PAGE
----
The primary objective here is the study of the urban rainfall anomaly patterns, particularly the positive/negative dipole reported in the literature as well as their temporal/spatial evolution due to rapid urban development. The spatial changes in the annual rainfall distribution, eastward and downwind of the largest coastal urban area of Israel, i.e., the Greater Tel Aviv region, in relation to the rapid expansion of the urban area are analyzed. This provides a unique opportunity, as shown here, to study the effect of a most rapid urban expansion on the potential for urban rainfall anomalies. Tel-Aviv probably serves as a case study for other fast-growing Mediterranean cities. Rain gauges’ data (over 100) collected over a period of 70 years (1948–2018), are divided into six sub-periods of 20 years and plotted on top of the urban area growth in those years. The average precipitation spatial distributions and their anomalies are both calculated for each sub-period. The results were examined along three geographic lines of particularly rapid urban expansion over the area, towards the northeast, east, and southeast. Increases of the precipitation downwind of the urban area are noticed when progressing along with the urban development. In addition, an upwind decrease over the coastal region is found. These findings are well correlated with the expansion of the urban area and the rainfall urban anomalies,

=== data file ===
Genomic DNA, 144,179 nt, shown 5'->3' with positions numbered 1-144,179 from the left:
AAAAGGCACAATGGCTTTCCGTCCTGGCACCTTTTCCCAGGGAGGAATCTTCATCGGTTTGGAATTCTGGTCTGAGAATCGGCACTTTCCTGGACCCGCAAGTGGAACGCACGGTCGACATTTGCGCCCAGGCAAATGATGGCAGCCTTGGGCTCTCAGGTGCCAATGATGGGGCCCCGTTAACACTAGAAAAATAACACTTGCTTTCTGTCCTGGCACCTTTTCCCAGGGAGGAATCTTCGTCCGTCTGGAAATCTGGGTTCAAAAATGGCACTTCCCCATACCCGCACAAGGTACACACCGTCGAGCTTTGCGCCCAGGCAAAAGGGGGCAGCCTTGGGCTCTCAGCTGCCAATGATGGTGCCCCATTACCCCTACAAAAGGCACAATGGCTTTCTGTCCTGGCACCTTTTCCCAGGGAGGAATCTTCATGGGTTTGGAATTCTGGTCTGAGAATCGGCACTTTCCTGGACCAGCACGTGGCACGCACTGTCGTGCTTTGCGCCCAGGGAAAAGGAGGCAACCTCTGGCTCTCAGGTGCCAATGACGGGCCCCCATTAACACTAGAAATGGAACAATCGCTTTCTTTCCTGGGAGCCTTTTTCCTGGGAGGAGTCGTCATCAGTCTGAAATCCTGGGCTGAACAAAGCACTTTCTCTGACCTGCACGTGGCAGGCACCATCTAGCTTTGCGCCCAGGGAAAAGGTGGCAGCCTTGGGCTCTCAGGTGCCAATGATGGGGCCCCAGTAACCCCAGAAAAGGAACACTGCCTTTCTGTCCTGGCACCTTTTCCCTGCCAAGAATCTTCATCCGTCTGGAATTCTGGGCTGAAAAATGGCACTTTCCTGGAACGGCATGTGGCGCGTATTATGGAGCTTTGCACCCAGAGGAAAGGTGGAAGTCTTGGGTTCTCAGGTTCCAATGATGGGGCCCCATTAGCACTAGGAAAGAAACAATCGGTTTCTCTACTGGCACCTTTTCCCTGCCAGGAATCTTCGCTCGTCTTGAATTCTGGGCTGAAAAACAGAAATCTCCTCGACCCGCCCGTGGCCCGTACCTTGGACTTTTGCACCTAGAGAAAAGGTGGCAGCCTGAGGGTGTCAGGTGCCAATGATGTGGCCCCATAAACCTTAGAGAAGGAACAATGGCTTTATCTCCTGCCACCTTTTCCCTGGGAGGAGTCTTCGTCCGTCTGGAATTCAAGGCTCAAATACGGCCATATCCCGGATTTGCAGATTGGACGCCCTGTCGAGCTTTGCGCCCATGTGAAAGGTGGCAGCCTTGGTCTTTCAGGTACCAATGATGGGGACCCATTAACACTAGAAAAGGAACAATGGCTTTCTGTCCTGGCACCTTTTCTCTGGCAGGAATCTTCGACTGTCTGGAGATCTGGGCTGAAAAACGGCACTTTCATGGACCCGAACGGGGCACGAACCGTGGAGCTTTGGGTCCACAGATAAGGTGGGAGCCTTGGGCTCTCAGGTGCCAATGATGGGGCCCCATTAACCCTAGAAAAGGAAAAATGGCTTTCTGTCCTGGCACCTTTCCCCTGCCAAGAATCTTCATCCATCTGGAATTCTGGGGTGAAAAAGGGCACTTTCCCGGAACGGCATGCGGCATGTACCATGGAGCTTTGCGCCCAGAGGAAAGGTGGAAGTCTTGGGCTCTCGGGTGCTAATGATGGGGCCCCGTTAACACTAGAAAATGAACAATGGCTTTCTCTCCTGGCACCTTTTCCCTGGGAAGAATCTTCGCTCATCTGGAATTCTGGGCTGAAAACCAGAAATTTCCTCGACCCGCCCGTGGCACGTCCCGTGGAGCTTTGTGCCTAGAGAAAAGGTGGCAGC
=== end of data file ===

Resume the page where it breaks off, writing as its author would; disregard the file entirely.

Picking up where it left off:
, are of the order of 50–100 mm/y. Other potential explanations to these anomalies are discussed and suggested to be less feasible.
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